Chords are the basis of harmony. The term chord refers to a group of notes (usually three or four) that are sounded and perceived as a single entity. A group of notes is usually heard as a chord when its notes are sounded simultaneously, rather than in succession, as part of a distinct melody. However, it is also possible for the notes of a chord to be performed in succession – i.e. as an arpeggio — rather than simultaneously, without losing the sense that the combination of notes belong to a single harmony
A chord is described according to the number of notes in it, its fundamental note (its root), and the distances, or intervals,) between those notes (its quality). Chords containing three notes are called triads; chords containing four are typically seventh chords. Triads and seventh chords account for most of the chords in Western music, including both Classical and popular styles. The example below shows the four triads and five most commonly used seventh chords. Each chord in the example has the same root note, C.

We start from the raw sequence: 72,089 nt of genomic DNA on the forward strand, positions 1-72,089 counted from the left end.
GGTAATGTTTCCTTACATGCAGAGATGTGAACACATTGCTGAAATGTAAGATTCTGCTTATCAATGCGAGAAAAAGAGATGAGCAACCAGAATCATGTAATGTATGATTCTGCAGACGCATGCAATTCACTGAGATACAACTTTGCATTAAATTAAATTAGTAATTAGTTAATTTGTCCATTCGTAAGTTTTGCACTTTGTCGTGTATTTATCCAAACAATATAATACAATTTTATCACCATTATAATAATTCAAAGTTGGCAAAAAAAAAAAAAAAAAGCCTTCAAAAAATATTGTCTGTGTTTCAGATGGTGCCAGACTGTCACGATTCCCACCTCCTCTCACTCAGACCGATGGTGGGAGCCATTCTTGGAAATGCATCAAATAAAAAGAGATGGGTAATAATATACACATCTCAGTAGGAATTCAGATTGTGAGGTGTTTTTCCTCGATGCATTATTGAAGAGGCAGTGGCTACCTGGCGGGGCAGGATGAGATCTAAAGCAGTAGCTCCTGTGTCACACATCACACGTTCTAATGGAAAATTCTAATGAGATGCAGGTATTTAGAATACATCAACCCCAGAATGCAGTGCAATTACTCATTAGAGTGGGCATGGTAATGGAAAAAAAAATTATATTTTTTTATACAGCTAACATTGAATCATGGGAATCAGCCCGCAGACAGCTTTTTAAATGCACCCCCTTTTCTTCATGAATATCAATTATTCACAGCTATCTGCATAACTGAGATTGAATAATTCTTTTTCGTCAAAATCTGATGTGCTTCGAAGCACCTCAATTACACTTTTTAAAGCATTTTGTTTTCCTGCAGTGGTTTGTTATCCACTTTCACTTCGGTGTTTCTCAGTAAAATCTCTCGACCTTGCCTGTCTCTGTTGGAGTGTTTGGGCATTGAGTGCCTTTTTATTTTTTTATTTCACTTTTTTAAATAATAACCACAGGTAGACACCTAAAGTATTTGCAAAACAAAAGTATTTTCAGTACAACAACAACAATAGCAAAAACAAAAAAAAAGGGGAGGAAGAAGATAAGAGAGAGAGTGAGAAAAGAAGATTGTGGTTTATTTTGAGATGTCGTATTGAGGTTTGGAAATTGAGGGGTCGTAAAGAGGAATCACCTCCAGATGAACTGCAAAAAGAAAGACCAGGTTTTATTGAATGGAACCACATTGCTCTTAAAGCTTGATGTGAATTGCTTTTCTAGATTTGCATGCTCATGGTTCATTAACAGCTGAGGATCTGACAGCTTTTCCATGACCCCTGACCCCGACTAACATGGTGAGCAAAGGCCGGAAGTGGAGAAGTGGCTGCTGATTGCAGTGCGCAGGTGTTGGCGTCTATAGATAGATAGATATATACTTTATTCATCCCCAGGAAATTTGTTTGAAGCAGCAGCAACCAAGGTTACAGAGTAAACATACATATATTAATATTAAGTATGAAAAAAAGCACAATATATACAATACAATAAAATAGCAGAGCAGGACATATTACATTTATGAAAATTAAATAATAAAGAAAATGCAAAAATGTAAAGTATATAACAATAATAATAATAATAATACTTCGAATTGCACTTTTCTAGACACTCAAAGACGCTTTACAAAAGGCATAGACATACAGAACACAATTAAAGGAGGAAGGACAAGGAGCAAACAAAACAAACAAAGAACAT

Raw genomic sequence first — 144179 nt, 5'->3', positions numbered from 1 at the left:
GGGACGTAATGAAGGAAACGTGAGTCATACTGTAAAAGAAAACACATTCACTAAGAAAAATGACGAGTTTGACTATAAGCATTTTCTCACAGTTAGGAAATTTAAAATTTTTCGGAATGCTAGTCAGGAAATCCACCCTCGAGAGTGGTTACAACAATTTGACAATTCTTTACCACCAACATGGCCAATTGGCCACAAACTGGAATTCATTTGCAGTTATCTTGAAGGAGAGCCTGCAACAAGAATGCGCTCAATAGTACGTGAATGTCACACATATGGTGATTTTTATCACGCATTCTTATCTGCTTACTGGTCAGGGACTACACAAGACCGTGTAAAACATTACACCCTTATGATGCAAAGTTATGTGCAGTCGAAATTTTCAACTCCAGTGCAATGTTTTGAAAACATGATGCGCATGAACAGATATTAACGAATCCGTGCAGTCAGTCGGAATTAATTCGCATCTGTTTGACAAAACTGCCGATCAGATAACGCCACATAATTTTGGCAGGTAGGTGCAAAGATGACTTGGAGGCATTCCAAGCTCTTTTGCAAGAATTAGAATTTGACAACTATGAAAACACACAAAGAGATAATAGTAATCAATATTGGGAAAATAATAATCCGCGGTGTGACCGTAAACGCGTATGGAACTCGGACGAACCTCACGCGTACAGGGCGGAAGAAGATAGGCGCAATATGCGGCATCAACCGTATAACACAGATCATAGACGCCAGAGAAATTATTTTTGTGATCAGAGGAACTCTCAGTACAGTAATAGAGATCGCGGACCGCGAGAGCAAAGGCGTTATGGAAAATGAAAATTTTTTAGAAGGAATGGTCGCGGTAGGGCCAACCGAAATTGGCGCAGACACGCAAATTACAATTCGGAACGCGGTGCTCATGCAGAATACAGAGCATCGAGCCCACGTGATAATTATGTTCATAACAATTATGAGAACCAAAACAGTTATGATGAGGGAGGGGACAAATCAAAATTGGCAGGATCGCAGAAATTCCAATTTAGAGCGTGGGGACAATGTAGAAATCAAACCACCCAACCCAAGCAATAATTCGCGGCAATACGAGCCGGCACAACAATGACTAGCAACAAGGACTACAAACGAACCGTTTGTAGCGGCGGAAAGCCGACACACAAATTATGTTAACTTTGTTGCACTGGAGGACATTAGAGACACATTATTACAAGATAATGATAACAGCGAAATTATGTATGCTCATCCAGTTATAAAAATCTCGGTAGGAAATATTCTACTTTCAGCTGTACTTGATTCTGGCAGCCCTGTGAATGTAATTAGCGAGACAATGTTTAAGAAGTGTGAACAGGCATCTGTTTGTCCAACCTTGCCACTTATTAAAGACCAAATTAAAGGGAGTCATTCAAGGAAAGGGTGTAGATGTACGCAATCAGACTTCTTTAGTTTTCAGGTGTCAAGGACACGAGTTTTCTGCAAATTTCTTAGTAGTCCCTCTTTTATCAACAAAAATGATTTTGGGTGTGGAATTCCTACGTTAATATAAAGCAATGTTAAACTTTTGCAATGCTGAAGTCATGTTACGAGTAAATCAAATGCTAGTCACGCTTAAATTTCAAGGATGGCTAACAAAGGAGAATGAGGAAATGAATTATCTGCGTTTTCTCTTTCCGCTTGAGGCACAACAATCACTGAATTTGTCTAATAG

Some musical traditions, particularly some Jazz styles, use chords with more than four notes. However, these chords (often called “extended harmonies”) are generally based on the chords shown here.
The number of potential linear combinations of the twelve pitches of the scale used in Western music that we hear as interesting or pleasing melodies is practically infinite. This is not true of vertical combinations of these pitches sounded simultaneously. Our ears perceive and appreciate relatively few chord combinations and sequences, and musicians must, therefore, continuously use these relatively few combinations and sequences. Because of this limitation, chords are considered part of the common stock of musical raw material, and are not copyrightable. Similarly, useful successions of chords—called “chord progressions”— because of their scarcity — are not copyrightable.